Studies conducted so far show that the most important factor in smooth interaction between road users is the motion of the vehicle: What direction is it driving in and how fast it is going? Is it braking or accelerating? Motion is interaction! When an automated vehicle brakes early, in a way that is clearly perceptible, it signals to the pedestrian that it is safe for them to cross the road. The general principle is to make the driving strategy of our autonomous vehicles as human and unambiguous as possible, so key information can be relayed through driving behaviour.

In the InterACT research project, we are exploring whether additional light signals can make autonomous vehicles’ intentions easier to understand. Here, also, it appears that clear driving behaviour can ensure safe interaction between road users. 

BMW Group Autonomous Driving Campus.

Architecture image

Short distances, quick decisions, agile talents.

Discover how we at the BMW Group are working towards the first self-driving car. Everything comes together at the BMW Group Autonomous Driving Campus, which was specially built for this purpose: Here, top talents from different areas of expertise find new work environments and new methods of working. The campus brings all development steps together in one place, so that software developers only have to walk a few steps to test the code they have just written in the vehicle right away. 

The future in five steps.

Five levels of autonomous driving

It will still be a few years before series-production vehicles are capable of autonomous driving. The automotive industry categorises this development in five levels. This video shows you what they are and what stage we are currently at.        

Our road to autonomous driving.

Autonomous in Hollywood.
1997 Autonomous in Hollywood.

In "Tomorrow Never Dies", James Bond futuristically steered his BMW through a parking garage - from his mobile phone. Audiences loved the image of a car with no driver. Back then, it came straight out of Q's bag of spy tricks; today, cars like the BMW 7 Series can be parked automatically by remote control.

BMW TrackTrainer
2006 Automated racing to the limits.

For the first time, BMW presented the BMW TrackTrainer, which autonomously finds the ideal racing line and finished the Nürburgring's Nordschleife, the world's most demanding racetrack, at racing speed.

research cars driving on the A9 Autobahn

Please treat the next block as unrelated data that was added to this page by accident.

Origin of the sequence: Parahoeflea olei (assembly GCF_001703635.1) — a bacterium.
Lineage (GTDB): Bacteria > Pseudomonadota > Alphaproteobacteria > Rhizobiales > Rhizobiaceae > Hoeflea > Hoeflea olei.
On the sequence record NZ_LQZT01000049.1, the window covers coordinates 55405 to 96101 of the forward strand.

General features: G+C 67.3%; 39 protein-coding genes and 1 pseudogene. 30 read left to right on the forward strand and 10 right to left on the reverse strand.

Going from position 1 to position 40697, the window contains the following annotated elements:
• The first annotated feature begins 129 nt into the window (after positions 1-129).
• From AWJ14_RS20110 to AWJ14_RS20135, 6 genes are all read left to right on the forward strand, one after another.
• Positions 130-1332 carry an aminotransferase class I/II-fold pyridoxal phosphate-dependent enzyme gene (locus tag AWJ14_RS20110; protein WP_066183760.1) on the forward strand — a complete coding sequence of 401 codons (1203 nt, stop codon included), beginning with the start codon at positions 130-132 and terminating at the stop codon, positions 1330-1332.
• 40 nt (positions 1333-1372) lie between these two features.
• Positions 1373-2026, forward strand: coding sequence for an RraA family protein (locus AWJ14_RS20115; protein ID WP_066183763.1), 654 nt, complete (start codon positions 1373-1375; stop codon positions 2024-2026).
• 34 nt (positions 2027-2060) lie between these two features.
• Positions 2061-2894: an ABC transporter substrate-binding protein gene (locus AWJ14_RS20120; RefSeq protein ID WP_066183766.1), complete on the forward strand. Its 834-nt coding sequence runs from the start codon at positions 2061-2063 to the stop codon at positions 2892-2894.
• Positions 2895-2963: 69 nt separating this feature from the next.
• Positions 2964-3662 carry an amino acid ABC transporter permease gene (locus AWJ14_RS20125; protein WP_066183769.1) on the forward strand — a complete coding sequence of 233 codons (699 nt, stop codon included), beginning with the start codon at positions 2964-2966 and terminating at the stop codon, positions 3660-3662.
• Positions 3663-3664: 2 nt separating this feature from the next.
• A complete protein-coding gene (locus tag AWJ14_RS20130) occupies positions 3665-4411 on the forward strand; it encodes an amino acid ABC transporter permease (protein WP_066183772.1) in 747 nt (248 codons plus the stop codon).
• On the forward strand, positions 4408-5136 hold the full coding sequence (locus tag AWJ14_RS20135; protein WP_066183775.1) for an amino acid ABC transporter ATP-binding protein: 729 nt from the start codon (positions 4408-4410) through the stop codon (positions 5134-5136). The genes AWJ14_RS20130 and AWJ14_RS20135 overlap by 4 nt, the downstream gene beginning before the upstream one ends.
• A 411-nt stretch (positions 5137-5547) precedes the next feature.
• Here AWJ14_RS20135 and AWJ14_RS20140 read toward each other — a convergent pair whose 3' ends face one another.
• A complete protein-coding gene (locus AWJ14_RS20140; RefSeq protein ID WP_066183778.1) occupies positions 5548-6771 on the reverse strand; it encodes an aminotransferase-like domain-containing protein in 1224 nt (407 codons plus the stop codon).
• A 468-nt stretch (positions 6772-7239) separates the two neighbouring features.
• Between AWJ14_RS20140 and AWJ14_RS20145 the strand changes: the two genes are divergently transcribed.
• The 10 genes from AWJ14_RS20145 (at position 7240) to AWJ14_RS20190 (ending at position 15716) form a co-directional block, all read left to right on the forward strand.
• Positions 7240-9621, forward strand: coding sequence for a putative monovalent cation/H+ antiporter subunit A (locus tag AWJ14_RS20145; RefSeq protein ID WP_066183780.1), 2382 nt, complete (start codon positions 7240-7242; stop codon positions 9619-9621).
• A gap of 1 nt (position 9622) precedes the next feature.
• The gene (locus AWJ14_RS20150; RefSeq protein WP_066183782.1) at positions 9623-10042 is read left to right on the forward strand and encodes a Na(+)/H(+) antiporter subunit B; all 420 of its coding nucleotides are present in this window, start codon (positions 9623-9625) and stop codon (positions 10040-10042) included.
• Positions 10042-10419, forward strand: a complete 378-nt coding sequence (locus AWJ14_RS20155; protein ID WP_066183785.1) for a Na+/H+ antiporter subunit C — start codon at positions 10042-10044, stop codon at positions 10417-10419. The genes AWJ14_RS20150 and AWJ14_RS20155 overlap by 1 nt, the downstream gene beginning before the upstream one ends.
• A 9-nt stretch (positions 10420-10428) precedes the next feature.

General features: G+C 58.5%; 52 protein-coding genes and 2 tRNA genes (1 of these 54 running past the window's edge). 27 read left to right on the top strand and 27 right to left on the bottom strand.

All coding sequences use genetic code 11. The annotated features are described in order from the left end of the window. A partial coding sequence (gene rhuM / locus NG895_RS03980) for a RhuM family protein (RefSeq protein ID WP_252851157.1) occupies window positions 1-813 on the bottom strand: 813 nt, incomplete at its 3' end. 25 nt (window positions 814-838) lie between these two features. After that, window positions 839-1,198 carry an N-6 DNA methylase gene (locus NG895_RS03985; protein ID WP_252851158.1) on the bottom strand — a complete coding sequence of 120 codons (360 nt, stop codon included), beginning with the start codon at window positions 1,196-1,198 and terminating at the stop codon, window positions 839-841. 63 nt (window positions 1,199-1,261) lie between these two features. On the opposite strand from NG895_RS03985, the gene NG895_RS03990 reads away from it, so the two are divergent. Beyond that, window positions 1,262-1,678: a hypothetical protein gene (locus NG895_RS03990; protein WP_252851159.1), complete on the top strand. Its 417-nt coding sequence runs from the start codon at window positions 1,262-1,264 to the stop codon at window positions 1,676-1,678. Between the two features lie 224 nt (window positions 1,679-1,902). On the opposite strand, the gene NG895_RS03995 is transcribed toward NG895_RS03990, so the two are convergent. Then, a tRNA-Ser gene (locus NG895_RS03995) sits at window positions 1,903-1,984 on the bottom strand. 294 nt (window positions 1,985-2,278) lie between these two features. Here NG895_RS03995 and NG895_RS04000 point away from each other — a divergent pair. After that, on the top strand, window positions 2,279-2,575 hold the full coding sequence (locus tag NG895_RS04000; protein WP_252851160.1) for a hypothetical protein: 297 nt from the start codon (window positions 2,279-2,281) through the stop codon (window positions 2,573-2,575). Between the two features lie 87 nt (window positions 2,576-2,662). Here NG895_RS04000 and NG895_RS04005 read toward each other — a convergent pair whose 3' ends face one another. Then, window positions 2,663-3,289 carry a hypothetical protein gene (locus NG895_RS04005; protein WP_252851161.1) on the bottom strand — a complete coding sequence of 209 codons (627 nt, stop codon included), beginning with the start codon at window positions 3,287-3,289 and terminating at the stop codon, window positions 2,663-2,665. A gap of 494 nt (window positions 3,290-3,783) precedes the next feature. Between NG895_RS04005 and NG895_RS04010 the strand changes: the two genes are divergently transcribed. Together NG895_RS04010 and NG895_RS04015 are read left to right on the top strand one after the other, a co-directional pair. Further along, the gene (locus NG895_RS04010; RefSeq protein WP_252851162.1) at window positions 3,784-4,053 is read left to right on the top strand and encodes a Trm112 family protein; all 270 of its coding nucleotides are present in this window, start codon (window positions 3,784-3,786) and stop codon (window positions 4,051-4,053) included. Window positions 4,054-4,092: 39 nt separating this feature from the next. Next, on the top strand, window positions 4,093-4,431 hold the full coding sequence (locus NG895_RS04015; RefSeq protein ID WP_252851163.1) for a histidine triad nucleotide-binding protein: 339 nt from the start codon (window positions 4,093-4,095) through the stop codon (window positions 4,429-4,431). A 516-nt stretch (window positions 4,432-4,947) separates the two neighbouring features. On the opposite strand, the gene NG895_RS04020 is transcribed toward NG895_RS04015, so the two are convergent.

2011 Driving down the A9 at 130 km/h.

Our highly-automated research cars have been driving on the A9 Autobahn since mid-2011 at speeds of up to 130 km/h, obeying all the rules of the road, but without a hand on the wheel.

A research vehicle based on a BMW 2 Series Coupé
2014 The Coupé coup.

A research vehicle based on a BMW 2 Series Coupé pushed highly-automated driving to the limits - with perfect autonomous drifting.

BMW i3 parking itself in a space in a parking garage
2015 Parking prowess.

In Las Vegas, BMW had a BMW i3 park itself in a space in a parking garage dynamically and safely without a driver for the first time.

BMW 7 Series manoeuvering itself into and out of a garage
2016 Sensors as standard.

The new BMW 7 Series manoeuvres itself into and out of garages and parking spaces without a driver and can steer itself and maintain its distance from other vehicles on the highway at speeds up to 210 km/h. Using cameras, radar, and ultrasound sensors, the BMW 7 Series is already able to recognise every detail of its surroundings.

BMW i Inside Future sculpture
2017 The vision takes shape.

At the CES 2017, we unveiled our vision of the vehicle of the future with the BMW i Inside Future sculpture: The design of the vehicle interior and its operating system are entirely geared towards fully-automated driving. The vehicle is also seamlessly integrated with the driver's digital lifestyle.

Research cars
2018 Rethinking research.

In April, the BMW Group opened its Autonomous Driving Campus, where a variety of different talents collaborate on research into self-driving vehicles in a new form of cooperation. The campus is a ground-breaking development facility with modern work environments and an intelligent IT infrastructure, which brings all development steps together in one place.